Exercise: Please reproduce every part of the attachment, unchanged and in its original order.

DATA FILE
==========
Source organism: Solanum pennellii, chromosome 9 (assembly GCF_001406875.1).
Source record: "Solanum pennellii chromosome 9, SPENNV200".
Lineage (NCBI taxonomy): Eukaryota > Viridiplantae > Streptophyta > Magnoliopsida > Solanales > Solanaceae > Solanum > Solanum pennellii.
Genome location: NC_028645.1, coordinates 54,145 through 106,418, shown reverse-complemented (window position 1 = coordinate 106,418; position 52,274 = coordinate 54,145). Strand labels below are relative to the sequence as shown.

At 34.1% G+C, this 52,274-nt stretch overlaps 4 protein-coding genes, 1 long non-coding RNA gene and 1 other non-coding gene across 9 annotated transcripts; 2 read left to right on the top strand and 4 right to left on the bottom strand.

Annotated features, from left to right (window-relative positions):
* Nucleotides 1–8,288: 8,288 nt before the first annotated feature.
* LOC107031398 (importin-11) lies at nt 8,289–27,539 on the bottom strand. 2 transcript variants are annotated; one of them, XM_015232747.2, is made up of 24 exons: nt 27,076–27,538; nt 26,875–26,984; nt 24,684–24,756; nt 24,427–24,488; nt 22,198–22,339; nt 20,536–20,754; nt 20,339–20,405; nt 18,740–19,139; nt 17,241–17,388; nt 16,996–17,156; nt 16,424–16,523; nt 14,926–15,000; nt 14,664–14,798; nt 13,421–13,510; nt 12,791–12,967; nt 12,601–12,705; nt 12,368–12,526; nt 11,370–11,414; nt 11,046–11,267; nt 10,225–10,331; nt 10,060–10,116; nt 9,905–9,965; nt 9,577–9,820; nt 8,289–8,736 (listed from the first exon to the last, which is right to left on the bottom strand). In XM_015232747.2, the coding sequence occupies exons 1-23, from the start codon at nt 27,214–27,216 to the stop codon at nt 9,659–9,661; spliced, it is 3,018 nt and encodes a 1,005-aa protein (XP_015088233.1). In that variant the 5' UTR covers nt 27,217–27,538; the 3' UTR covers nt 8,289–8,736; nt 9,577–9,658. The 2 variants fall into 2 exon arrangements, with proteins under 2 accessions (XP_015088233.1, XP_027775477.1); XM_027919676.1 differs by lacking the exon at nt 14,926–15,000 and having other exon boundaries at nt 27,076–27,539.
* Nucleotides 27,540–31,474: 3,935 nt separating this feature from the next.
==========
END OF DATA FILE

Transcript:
Source organism: Solanum pennellii, chromosome 9 (assembly GCF_001406875.1).
Source record: "Solanum pennellii chromosome 9, SPENNV200".
Lineage (NCBI taxonomy): Eukaryota > Viridiplantae > Streptophyta > Magnoliopsida > Solanales > Solanaceae > Solanum > Solanum pennellii.
Genome location: NC_028645.1, coordinates 54,145 through 106,418, shown reverse-complemented (window position 1 = coordinate 106,418; position 52,274 = coordinate 54,145). Strand labels below are relative to the sequence as shown.

At 34.1% G+C, this 52,274-nt stretch overlaps 4 protein-coding genes, 1 long non-coding RNA gene and 1 other non-coding gene across 9 annotated transcripts; 2 read left to right on the top strand and 4 right to left on the bottom strand.

Annotated features, from left to right (window-relative positions):
* Nucleotides 1–8,288: 8,288 nt before the first annotated feature.
* LOC107031398 (importin-11) lies at nt 8,289–27,539 on the bottom strand. 2 transcript variants are annotated; one of them, XM_015232747.2, is made up of 24 exons: nt 27,076–27,538; nt 26,875–26,984; nt 24,684–24,756; nt 24,427–24,488; nt 22,198–22,339; nt 20,536–20,754; nt 20,339–20,405; nt 18,740–19,139; nt 17,241–17,388; nt 16,996–17,156; nt 16,424–16,523; nt 14,926–15,000; nt 14,664–14,798; nt 13,421–13,510; nt 12,791–12,967; nt 12,601–12,705; nt 12,368–12,526; nt 11,370–11,414; nt 11,046–11,267; nt 10,225–10,331; nt 10,060–10,116; nt 9,905–9,965; nt 9,577–9,820; nt 8,289–8,736 (listed from the first exon to the last, which is right to left on the bottom strand). In XM_015232747.2, the coding sequence occupies exons 1-23, from the start codon at nt 27,214–27,216 to the stop codon at nt 9,659–9,661; spliced, it is 3,018 nt and encodes a 1,005-aa protein (XP_015088233.1). In that variant the 5' UTR covers nt 27,217–27,538; the 3' UTR covers nt 8,289–8,736; nt 9,577–9,658. The 2 variants fall into 2 exon arrangements, with proteins under 2 accessions (XP_015088233.1, XP_027775477.1); XM_027919676.1 differs by lacking the exon at nt 14,926–15,000 and having other exon boundaries at nt 27,076–27,539.
* Nucleotides 27,540–31,474: 3,935 nt separating this feature from the next.